When we met at a nearby coffee shop, I instantly knew that Alie Renee Byland was an old soul, despite her youthfulness, with a heart of gold.
Alie (Martinez) grew up with her four siblings in rural New Mexico. They were homeschooled, and she told me how her mom would sneak money from the grocery budget to pay for piano lessons. To this day, music is still a very big part of all of their lives.
When Alie was 11 years old, her dad moved the family to Albuquerque where they settled into what she describes as “the ghetto.” It was there that her father, a Pastor, started renovations on a large duplex that was always open to visitors and those in need. “He was an amazing man,” Alie said of her father.
“There were always a lot of different people around—a lot of opportunities to play music.” By age 13, Alie was part of a band and played music in church. She was raised with a strong faith base, but it was “more towards and based on serving,” she added.
To reinforce my comments of the serving and giving nature of her family, in 2008 the Martinez family received an Extreme Makeover: Home Edition complete with Ty Pennington spending a week in Albuquerque. For those unfamiliar with the popular program that was on the air for almost 10 years, families are nominated for the “makeover” oftentimes based on what they have given back to that community. The show’s staff and volunteers in droves come forward to help and together they completely rebuild the family’s home in a week. All the materials and labor are donated.
Alie left home at 18 to attend a Christian college in Seattle, and that is where she met Jake Byland. Jake was raised in Woodinville in very different surroundings than Alie, but that didn’t matter. Alie loves where she comes from and maintains, “we are who we are, and there is no sense in changing.”
Alie recalled a conversation during her second year in college that Jake and her dad had. Her Dad ended the call to Jake with, “Give my baby girl a hug.” Her dad died two weeks later, and she returned to New Mexico to be with her mom and her family. For the next 14 months, Jake was her friend and sent many prayers her way. As time went on, Jake asked Alie’s mom for her daughter’s hand in marriage and on the third request, she finally said yes.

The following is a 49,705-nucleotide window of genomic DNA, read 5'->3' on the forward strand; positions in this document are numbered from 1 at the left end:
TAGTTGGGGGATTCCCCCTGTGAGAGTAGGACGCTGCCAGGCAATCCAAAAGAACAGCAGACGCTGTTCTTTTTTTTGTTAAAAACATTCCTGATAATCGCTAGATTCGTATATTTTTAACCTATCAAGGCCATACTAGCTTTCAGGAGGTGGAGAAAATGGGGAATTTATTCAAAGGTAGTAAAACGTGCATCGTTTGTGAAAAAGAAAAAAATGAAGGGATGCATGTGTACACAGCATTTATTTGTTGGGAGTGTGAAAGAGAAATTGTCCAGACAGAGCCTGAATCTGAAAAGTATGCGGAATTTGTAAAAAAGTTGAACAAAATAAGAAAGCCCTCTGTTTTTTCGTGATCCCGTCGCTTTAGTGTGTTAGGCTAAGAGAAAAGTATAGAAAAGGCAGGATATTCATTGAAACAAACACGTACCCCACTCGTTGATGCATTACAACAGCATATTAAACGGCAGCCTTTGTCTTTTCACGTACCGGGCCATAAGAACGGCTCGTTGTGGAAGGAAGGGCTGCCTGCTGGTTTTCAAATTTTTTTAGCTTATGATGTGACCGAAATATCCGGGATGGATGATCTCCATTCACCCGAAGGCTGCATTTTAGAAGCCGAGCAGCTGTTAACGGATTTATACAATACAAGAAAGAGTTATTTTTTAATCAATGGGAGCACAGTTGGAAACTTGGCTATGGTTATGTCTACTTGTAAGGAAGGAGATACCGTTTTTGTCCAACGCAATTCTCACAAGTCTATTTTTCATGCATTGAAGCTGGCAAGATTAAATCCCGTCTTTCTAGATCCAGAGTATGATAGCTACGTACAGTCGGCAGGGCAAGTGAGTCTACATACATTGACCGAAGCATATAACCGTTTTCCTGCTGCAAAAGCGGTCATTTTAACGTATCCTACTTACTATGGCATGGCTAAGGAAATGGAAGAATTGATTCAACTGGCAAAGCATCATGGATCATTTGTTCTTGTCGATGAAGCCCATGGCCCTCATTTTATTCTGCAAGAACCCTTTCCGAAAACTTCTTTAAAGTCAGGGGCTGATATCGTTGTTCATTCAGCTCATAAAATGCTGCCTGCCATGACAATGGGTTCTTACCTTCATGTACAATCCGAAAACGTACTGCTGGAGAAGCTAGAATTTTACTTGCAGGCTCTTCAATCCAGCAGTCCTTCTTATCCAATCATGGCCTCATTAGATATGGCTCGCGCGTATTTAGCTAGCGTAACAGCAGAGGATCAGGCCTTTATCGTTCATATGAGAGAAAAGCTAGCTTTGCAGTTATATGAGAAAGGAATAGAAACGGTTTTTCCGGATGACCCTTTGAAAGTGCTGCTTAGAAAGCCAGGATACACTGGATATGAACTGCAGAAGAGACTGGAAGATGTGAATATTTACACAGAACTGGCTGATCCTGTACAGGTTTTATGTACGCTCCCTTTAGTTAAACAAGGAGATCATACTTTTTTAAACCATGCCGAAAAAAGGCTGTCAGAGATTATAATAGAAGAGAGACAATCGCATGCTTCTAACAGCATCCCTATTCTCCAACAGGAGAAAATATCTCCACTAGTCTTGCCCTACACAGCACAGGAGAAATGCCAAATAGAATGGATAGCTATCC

Alie returned to Washington, and to Woodinville, to marry Jake. They lived on his family’s property in a cottage he built.
It was there that Byland (the band) was formed, and they started to perform at wineries in the area.
After her father died, it was different to play music. She was (and still is) grieving. “I don’t believe that time heals. I believe you need to go through the process.” She thanks The Healing Center (in the Ravenna neighborhood of Seattle) for helping her in that process. “It is an amazing organization. When I walked in, I felt comfortable and loved,” she said.
Part of the healing process was creating music. Together Alie and Jake made the melodies, wrote the lyrics and eventually recorded Byland’s first album called Desert Days. They did it all themselves including building the studio that they recorded the album in to Jake mixing & mastering the entire album. Although Alie is quick to point out though that many people, especially Jake’s family, stepped up to help raise money to support the album. “It is a great community of people and I am really thankful,” she said.
Desert Days memorializes her childhood in Albuquerque and her late father. The song “What a Man” is an amazing tribute to her dad and when I listened to it later that afternoon tears rolled down my cheeks as I thought of my own father. She told me the last song on the album “Lying on the Couch” includes an actual voicemail that her father left her so many years ago.
After listening to Desert Days, I can attest to the emotion that went into the entire album. Alie sings beautifully and the wisdom she shares through her lyrics are a gift to us all.
The Byland band has an upcoming performance on October 20th, and proceeds from both ticket sales and merchandise will go to The Healing Center. Merchandise for sale includes beautiful jewelry that her uncle made. (He used to make jewelry with Alie’s dad.) The money raised will go towards scholarships to help others dealing with grief.
The show will be at the High Dive (513 N 36th St, Ste G, Seattle) and opens with local bands Hallstrom, Temple Canyon, and Skylar Mitchell Raye Band.
Byland will have a seven piece band including Maggiejean Martinez, Alie’s little sister and the drummer in the band; Chris Hanson, bassist; Torry Anderson, keyboards; Bri Bloemendaal, electric guitar; Cameron & Jodi Reed, strings; and of course Alie.
Alie and Jake are already working on another album, and she is continually honing her craft and collaborating with other musicians. She said that she has met so many people that have inspired her and have helped her. “Music should bring people together,” she said.
Visit www.bylandmusic.com for a sneak peak of Desert Days, purchase the album, or learn more about the upcoming show. Music is also available on iTunes and Spotify under Byland.
1/25/2019 04:44:42 pm
I guess it depends on anyone's definition of music. If for some music is nothing but some wannabe bands who can't come up with anything unique, then maybe listening to them is enough to divide people. I myself will try to stay away from people who don't listen to the kind of music I listen to because I don't want my ear space polluted. So I guess for us, music can't really bring people together that way. It can bring you closer to someone who speaks your auditory language though. Or if they actually care to read lyrics.
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